Natural killer (NK) cells are functionally abnormal and NK cell progenitors are diminished in granulocyte colony-stimulating factor-mobilized peripheral blood progenitor cell collections
Miller JS, Prosper F, McCullar V.
Department of Medicine, University of Minnesota, Minneapolis 55455, USA
Date: Oct 15, 1997Cell Therapy Area [SP]
Granulocyte colony-stimulating factor (G-CSF)-mobilized peripheral blood progenitor cell (PBPC) collections are increasingly emerging as the graft of choice in many centers for autologous transplantation, and with increasing frequency for allogeneic transplantation.
However, the role of myeloid cytokines in lymphoid function, lymphoid progenitors, and immune-mediated antitumor responses is not known. We studied PBPC collections from normal donors mobilized with G-CSF (10 microg/kg). CD56+/CD3- natural killer (NK) cells sorted from PBPC products exhibited a diminished ability to kill tumor targets, were less responsive in acquiring increased cytolysis with interleukin-2 (IL-2), and proliferated less than NK cells from normal unprimed peripheral blood. This abnormality was not explained by a change in phenotype of NK cells normally circulating in the blood after G-CSF administration. We could not demonstrate any direct suppressive effect on normal unprimed NK cell proliferation or cytotoxicity by culture with pharmacologic concentrations of G-CSF. We next evaluated the effects of G-CSF on CD34+ NK cell progenitors. CD34+/CD2+, CD34+/CD7+, and CD34+/CD10+ progenitors were markedly diminished in G-CSF-mobilized PBPC products. CD34+ cells cultured in limiting dilution assays showed a sixfold decrease in NK cell progenitors when derived from G-CSF-mobilized CD34+ PBPCs compared with CD34+ cells derived from unprimed marrow. The finding of decreased NK cell function, inhibited proliferation, and diminished cloning frequency after treatment with G-CSF could be mimicked in vitro by culture of primitive marrow progenitors (CD34+, lineage-negative, HLA-DR-) on stromal layers in the presence of exogenous G-CSF.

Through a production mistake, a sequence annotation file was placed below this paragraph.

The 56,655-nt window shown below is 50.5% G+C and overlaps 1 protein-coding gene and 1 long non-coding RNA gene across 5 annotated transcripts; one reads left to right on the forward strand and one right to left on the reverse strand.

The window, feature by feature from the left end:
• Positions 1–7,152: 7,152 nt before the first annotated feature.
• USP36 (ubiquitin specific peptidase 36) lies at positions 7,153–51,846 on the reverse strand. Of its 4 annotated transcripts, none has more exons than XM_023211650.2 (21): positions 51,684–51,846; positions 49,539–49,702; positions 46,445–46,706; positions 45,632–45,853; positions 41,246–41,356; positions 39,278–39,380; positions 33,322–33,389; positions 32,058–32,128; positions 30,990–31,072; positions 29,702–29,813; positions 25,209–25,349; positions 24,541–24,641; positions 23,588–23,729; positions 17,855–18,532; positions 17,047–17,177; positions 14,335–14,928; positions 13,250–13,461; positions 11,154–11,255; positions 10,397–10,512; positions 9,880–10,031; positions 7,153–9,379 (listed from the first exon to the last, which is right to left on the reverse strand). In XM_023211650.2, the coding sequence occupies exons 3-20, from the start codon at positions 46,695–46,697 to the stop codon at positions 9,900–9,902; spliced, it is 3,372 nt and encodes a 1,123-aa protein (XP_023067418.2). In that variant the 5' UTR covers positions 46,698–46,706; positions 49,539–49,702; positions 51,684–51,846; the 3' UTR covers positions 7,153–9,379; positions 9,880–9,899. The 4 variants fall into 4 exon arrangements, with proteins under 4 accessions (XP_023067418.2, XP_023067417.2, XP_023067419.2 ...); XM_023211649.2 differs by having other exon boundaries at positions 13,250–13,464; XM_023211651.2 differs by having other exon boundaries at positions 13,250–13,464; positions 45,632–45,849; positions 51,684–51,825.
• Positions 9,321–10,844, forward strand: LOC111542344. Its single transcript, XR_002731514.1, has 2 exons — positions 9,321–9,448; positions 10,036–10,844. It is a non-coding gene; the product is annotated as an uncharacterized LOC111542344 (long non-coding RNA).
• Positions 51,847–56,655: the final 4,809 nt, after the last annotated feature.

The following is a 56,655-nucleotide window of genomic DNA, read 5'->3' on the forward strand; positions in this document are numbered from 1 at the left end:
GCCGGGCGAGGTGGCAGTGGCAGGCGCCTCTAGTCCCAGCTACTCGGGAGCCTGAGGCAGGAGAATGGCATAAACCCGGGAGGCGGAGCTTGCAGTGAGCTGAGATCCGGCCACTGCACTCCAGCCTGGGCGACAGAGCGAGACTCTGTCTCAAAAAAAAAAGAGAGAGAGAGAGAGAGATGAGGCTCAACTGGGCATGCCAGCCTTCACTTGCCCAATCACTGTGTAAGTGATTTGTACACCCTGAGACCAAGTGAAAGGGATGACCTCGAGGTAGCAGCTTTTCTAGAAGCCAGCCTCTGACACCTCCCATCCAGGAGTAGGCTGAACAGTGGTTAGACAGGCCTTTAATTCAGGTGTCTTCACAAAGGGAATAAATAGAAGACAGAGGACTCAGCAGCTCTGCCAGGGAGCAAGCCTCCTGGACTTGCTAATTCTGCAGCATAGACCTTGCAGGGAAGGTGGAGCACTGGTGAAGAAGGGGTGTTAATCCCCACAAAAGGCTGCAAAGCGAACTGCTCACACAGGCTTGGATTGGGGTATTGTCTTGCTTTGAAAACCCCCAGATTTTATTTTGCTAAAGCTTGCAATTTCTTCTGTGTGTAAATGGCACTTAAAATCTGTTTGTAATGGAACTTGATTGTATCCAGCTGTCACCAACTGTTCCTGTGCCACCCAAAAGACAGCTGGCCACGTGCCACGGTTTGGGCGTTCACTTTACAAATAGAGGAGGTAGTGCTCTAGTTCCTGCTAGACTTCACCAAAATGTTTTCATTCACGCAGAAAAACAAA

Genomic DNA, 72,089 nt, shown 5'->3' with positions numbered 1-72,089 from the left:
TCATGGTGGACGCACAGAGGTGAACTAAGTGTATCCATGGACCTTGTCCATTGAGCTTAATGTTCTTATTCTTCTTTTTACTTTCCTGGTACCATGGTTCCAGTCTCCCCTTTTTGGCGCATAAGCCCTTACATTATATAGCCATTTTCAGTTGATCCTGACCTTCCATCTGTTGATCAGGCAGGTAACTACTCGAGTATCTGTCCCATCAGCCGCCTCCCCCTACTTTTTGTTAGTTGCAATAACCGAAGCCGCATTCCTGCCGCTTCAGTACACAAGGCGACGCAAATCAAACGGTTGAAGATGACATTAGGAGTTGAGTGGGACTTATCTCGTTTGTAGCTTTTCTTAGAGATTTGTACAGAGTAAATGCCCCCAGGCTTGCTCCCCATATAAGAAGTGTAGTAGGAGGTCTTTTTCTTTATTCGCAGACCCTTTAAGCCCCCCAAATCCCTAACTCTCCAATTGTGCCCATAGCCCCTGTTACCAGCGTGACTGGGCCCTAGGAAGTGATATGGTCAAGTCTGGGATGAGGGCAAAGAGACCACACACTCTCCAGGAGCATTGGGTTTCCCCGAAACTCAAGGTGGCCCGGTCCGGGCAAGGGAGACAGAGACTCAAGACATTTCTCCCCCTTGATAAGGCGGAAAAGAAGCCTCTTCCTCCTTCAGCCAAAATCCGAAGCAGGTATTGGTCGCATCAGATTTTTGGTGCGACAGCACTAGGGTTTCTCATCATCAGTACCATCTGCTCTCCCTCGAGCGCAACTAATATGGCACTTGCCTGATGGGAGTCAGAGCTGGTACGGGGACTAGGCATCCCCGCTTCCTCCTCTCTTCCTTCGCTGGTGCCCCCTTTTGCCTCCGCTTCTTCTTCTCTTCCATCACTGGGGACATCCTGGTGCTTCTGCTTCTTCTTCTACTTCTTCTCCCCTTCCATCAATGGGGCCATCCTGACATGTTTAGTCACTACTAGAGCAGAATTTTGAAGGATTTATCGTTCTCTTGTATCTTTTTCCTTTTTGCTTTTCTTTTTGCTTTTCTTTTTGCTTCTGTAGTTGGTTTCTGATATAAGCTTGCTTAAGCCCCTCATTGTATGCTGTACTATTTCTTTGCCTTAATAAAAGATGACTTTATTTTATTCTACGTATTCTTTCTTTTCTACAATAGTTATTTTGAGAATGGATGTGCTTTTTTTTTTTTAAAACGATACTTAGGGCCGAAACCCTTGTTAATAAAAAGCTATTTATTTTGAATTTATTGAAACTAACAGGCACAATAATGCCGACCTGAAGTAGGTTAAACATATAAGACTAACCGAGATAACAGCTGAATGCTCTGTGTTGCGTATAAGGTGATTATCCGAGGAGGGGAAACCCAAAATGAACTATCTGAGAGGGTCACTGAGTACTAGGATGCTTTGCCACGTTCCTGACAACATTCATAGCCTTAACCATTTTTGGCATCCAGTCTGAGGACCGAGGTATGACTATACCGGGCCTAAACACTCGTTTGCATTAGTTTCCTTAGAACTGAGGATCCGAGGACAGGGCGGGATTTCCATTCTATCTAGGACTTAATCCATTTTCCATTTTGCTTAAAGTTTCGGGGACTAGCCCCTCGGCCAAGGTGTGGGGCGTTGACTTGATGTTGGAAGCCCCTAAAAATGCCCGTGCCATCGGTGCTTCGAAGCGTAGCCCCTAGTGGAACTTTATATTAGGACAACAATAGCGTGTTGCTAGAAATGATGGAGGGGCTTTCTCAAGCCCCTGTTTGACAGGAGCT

The findings presented here show that G-CSF administration to normal donors decreases NK cell function and the relative frequency of NK cell progenitors within the CD34+ progenitor population. Overcoming this diminished lymphoid capacity may be important to facilitate early posttransplant immunotherapy.
Our in vitro model will be used in future studies to determine the mechanism of the G-CSF-induced suppression of NK cell progenitors, which may occur early in the differentiation process.
CITATION Blood. 1997 Oct 15;90(8):3098-105
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